By Emily Hawkins
The article was originally published in the Morning Advertiser.
Pubs have been urged to consider how to stop wasting surplus food on Stop Food Waste Day (24 April).
Now in its third year, Stop Food Waste Day is being organised by catering company Compass and will see millions of consumers around the world encouraged to think about their individual household habits.
With research from the Sustainable Restaurant Association (SRA) showing that pubs waste 173, 000 tonnes of food every year, businesses can also examine their policies.
Not only is this waste bad for the environment – it emits the same quantity of CO2 as more than 600,000 cars – but it comes with a hefty price tag for operators.
The annual costs total about £20,000 per site and the equivalent of one in every six meals, according to the SRA.
The average cost of avoidable food waste to a pub business is £0.41 per meal, according to the Waste and Resources Action Programme (WRAP).
However, pub companies are responding to concerns from consumers with proactive policies to cut waste and help out in their communities.
Potatoes, bread and salad are the most wasted items, as they are often served in large quantities and without customers actively ordering them.
Some pubs have opted for the daring choice to stop serving Sunday roasts, such as the Wheatsheaf at Chilton Foliat, Wiltshire, whose decision paid off in being recognised for its sustainability by the SRA and pub chain JD Wetherspoon.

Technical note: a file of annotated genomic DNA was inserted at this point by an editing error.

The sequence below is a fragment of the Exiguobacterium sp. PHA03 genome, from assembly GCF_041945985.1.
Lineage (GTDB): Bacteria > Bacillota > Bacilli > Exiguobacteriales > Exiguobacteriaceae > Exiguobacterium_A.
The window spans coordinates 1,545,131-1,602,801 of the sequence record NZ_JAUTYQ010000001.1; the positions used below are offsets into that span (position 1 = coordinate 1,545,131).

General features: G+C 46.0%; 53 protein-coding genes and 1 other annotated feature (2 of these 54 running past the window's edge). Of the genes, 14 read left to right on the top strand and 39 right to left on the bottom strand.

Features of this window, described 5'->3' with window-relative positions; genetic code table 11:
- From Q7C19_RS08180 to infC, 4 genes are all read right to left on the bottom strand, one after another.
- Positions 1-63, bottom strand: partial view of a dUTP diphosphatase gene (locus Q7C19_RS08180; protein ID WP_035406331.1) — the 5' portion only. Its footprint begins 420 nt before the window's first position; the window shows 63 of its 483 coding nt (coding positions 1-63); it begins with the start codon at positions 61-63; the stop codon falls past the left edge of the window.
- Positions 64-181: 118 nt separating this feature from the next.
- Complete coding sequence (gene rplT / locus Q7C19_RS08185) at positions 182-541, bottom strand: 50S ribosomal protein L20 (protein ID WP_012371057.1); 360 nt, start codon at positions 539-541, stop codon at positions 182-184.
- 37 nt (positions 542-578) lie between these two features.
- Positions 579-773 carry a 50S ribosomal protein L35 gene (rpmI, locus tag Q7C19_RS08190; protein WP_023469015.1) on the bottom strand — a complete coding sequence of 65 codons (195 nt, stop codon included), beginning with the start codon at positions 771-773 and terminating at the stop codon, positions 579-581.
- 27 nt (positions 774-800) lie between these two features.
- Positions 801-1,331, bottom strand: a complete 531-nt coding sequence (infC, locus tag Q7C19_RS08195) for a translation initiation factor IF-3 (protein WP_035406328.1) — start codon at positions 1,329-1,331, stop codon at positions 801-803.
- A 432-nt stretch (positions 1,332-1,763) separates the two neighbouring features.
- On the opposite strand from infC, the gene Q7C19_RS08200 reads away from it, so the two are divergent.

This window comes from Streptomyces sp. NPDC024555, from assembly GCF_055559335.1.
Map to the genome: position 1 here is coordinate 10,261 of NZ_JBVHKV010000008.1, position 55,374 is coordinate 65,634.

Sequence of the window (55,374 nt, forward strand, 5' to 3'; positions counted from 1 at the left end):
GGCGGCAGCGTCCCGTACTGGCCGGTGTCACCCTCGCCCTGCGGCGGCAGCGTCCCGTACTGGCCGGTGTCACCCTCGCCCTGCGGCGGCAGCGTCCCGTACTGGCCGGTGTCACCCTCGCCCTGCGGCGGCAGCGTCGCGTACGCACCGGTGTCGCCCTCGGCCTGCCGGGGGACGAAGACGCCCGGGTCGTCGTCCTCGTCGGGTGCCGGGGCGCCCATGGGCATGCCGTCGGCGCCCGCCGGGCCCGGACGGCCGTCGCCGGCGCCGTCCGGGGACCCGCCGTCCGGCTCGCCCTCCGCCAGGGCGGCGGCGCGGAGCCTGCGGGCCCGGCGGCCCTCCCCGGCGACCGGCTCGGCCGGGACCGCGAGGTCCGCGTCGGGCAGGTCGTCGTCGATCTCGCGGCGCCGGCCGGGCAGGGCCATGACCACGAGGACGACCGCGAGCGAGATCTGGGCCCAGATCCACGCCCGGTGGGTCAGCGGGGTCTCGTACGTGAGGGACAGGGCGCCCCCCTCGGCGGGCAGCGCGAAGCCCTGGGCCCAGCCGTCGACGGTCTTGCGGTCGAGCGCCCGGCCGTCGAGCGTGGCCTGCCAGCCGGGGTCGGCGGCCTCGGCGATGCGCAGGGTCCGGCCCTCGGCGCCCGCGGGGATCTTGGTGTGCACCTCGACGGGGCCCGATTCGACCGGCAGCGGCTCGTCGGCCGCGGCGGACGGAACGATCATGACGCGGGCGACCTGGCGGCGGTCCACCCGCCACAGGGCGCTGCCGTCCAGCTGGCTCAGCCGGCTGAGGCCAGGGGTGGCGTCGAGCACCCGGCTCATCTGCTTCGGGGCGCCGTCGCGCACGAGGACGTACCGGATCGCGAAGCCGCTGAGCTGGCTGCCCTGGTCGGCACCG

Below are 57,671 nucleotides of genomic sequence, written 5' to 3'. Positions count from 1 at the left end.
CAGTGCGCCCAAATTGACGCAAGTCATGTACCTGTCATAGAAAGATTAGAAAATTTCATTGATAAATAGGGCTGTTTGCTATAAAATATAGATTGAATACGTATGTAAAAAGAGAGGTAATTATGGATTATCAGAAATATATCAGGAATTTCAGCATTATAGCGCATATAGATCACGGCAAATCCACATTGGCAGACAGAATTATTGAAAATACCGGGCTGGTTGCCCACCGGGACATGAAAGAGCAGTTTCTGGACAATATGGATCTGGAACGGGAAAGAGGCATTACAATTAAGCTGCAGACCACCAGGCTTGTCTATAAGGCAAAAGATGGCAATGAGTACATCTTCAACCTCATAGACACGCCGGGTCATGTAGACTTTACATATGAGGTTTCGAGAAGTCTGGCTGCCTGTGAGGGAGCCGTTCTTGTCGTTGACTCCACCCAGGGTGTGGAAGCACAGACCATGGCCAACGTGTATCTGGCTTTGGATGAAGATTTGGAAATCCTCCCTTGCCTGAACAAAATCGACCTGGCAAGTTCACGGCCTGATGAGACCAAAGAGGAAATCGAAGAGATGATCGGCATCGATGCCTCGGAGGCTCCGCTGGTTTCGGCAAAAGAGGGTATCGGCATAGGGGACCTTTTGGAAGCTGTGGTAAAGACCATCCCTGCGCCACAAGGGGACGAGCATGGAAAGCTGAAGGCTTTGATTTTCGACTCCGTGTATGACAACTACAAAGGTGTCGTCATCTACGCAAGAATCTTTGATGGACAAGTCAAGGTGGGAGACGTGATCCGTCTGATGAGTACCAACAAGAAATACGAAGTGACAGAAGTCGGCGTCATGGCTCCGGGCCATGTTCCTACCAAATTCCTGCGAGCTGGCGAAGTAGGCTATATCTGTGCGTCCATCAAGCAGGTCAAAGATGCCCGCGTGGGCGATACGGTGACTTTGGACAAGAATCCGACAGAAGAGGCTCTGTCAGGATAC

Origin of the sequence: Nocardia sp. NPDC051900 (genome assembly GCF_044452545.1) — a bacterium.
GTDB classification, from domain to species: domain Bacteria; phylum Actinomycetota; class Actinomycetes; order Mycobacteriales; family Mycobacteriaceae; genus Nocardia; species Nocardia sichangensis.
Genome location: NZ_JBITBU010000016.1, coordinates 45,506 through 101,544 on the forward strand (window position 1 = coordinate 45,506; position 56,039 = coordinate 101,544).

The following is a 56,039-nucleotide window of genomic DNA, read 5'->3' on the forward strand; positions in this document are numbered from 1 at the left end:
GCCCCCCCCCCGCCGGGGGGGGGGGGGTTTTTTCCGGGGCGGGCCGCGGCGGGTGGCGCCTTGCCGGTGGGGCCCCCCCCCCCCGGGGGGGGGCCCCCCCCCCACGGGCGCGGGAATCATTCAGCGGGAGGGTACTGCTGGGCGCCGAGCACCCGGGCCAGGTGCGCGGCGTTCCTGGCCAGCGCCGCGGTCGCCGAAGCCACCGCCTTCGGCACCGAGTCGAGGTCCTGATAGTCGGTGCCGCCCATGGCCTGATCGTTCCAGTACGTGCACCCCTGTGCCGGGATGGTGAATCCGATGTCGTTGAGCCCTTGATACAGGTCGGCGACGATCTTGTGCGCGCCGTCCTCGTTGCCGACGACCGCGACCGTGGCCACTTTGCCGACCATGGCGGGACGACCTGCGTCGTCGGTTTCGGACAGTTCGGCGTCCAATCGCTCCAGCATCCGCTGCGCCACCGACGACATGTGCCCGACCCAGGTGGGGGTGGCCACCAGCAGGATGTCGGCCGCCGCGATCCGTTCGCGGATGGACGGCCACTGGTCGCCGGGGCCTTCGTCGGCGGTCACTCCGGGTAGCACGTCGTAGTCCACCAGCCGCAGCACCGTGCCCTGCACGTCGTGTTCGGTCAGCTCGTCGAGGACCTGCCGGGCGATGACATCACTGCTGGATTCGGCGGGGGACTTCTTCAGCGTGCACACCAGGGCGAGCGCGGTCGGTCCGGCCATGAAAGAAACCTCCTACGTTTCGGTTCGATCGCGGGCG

Pubco Greene King was the first pub company to partner with the Too Good To Go app, which offers customers any leftover carveries at a discounted price each evening.
Solutions range from smaller changes, such as re-using fruit used in cocktail garnishes, to larger ones like installing sustainable waste processors.
Publican Christo Tafelli said it was a no-brainer to install a Power Knot LFC-70 biodigester as part of a more sustainable waste system at the historic St Albans site Ye Olde Fighting Cocks in Hertfordshire.
Tafelli said: “The maths made sense. In the first week, I eliminated three food waste collections.”
About £26,000 was spent on overall waste removal by the site in 2018, with around 20% of that total on food waste alone. The pub estimates the move to install a biodigester will create a saving of around £5,000 a year.
He added: “We’re in an old part of the city where there’s little room for bin lorries and we’ve stopped receiving two or three lorries a week. It’s great being able to manage our own waste disposal, rather than having to rely on someone else.”
Iain Milnes, president of Power Knot, a company that develops and markets food waste processing solutions for the hospitality sector, explained: “Waste food that ends up in a landfill is one of the top contributors to greenhouse gas.”
“So pubs that are focused on saving money on waste food disposal while at the same time reducing their carbon footprint are considering diverting food from the waste stream and processing it on-site.”